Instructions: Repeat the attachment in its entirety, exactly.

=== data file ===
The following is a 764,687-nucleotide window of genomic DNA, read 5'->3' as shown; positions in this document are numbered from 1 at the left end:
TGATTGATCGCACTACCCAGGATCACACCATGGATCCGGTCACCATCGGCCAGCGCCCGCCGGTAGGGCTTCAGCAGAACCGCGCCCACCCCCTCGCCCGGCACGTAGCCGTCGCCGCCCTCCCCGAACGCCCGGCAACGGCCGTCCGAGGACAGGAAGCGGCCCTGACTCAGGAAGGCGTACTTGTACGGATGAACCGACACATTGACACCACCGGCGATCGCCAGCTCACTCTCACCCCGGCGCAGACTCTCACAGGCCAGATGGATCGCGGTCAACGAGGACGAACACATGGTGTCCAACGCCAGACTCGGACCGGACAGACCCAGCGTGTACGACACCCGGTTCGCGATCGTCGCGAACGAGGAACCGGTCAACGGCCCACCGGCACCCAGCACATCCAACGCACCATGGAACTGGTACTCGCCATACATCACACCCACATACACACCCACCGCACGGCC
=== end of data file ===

The following is a 764,687-nucleotide window of genomic DNA, read 5'->3' as shown; positions in this document are numbered from 1 at the left end:
TGATTGATCGCACTACCCAGGATCACACCATGGATCCGGTCACCATCGGCCAGCGCCCGCCGGTAGGGCTTCAGCAGAACCGCGCCCACCCCCTCGCCCGGCACGTAGCCGTCGCCGCCCTCCCCGAACGCCCGGCAACGGCCGTCCGAGGACAGGAAGCGGCCCTGACTCAGGAAGGCGTACTTGTACGGATGAACCGACACATTGACACCACCGGCGATCGCCAGCTCACTCTCACCCCGGCGCAGACTCTCACAGGCCAGATGGATCGCGGTCAACGAGGACGAACACATGGTGTCCAACGCCAGACTCGGACCGGACAGACCCAGCGTGTACGACACCCGGTTCGCGATCGTCGCGAACGAGGAACCGGTCAACGGCCCACCGGCACCCAGCACATCCAACGCACCATGGAACTGGTACTCGCCATACATCACACCCACATACACACCCACCGCACGGCC